Hotel row shows woes for investors
A DISPUTE between a foreign investor and its minority Vietnamese state partner has landed in the lap of Vietnamese Prime Minister Vo Van Kiet.
He has been petitioned by the foreign group to investigate the case and, by implication, the management of a Vietnamese company, which is an offshoot of the Ministry of Tourism.
The case has again highlighted the problems that investors can face in Vietnam, where actual foreign investment has tended to happen much more slowly than the headlines suggest and be much less than foreigners are willing to commit.
This dispute involves the Seabreeze Hotel in Vung Tau, the port, resort and oil exploration base at the mouth of the Saigon River.
It is a small enough project, involving investment of only some US$1 million in the restoration and refurbishment of a hotel which now has only 42 rooms but with plans for 38 more.
The foreign partner, which has a 75 per cent stake, is Iseya Hotels, a small company owned mainly by Australians.
It is registered in the British Virgin Islands and operates out of Hongkong and Manila.
The local partner is OSC Tourist Co, an offshoot of the Tourism Ministry and engaged in various enterprises related to Vung Tau's tourism and oil business.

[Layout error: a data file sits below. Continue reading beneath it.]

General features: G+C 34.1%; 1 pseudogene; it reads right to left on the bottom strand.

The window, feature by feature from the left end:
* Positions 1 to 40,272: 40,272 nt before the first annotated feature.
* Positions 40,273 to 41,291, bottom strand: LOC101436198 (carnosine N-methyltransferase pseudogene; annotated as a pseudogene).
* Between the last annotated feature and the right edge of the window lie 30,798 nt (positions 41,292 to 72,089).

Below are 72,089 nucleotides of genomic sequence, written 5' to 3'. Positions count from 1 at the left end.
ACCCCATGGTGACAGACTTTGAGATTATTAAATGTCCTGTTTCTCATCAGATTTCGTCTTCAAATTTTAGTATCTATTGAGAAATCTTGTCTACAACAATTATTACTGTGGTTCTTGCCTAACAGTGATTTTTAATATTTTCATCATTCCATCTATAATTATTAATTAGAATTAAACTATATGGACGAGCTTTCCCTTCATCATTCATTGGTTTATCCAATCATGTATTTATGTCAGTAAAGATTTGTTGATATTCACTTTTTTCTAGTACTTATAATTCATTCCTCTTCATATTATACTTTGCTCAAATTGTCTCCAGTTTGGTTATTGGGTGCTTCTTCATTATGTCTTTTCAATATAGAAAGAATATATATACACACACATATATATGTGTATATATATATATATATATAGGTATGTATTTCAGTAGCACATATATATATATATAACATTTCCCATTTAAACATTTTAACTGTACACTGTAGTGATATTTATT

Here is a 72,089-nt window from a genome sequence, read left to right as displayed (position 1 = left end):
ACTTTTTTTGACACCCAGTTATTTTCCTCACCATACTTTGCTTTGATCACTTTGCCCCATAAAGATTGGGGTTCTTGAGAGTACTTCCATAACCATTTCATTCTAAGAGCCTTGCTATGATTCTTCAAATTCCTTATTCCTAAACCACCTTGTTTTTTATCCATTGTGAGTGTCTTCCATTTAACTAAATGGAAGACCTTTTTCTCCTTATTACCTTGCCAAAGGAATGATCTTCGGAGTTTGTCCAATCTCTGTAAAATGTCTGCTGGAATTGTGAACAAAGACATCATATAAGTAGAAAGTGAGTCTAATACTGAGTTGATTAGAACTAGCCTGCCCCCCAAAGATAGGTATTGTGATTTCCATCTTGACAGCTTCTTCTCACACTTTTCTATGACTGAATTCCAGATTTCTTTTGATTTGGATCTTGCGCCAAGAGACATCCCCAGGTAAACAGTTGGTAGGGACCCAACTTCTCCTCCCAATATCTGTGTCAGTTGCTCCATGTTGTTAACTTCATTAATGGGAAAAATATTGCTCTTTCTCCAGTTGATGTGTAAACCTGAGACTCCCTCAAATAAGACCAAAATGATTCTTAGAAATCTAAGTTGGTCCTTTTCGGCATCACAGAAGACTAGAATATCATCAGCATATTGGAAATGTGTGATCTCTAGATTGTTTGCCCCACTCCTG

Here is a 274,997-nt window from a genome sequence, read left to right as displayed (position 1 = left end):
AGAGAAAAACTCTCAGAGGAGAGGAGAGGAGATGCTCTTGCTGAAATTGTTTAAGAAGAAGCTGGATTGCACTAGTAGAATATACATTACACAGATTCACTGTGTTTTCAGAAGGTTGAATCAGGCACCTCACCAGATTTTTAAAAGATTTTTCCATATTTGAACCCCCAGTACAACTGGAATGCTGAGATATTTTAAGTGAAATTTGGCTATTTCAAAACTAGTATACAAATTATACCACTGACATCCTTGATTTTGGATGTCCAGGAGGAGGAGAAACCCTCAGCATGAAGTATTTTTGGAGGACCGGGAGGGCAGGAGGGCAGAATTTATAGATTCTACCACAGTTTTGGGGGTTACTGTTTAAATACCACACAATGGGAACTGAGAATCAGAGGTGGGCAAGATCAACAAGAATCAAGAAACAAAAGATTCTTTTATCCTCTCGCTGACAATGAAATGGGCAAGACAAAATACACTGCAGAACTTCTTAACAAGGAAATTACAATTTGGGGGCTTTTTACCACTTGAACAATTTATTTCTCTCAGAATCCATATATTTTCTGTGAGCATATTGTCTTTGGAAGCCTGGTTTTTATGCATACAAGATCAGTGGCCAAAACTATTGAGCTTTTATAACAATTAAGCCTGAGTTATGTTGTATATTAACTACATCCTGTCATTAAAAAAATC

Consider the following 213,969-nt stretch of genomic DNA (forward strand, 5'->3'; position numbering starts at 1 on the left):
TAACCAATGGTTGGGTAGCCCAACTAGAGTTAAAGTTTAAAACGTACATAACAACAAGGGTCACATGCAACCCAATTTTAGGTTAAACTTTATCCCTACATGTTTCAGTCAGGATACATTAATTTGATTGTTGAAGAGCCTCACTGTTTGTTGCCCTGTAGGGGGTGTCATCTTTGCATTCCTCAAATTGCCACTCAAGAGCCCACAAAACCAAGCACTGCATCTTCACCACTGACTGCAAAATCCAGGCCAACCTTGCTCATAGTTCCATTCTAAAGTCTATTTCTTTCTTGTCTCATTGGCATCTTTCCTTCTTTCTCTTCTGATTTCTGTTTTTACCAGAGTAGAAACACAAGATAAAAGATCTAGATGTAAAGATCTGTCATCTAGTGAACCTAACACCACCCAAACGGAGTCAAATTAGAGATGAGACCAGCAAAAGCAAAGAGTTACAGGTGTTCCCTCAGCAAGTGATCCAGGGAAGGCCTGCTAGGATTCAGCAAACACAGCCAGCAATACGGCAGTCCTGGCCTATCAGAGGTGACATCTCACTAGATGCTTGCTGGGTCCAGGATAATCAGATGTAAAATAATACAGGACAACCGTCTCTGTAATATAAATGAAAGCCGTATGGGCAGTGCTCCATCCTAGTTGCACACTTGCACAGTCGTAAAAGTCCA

Iseya claims it has been effectively deprived of control of the venture despite having 75 per cent.
Its problem dates from last May when it tried to replace its local representative, an Australian, Mr Peter Grantham, who owned a small stake in Iseya.
Iseya said the move was made because Mr Grantham was a builder and not competent to run the hotel when it reopened in August.
But the OSC refused to accept Mr Grantham's removal and for months refused to accept any Iseya nominees to the joint venture company.
As a result, the OSC appointees plus Mr Grantham have kept control of the hotel.
Iseya claims that the management has refused to supply it with operating reports or financial statements or allow an independent auditors' examination.
It also claims that although it has brought its problem to the State Committee for Co-operation and Investment, which oversees joint ventures, the body has been almost totally ineffective.
The Seabreeze issue is perhaps bigger than either the numbers or the specifics of the dispute may suggest.
Most important is Vietnamese insistence that unanimity of the parties is necessary to change the general director of a joint venture.
Iseya claims Mr Grantham never formally held that position.
But regardless of the specifics, the rule creates endless scope for dispute, and an opportunity for minority partners who capture management control effectively to exploit it regardless of the majority party.
The Seabreeze is primarily patronised by foreign oilmen.
Thus the affair could influence foreign attitudes to contracts in Vietnam, and persuade them to drive harder bargains.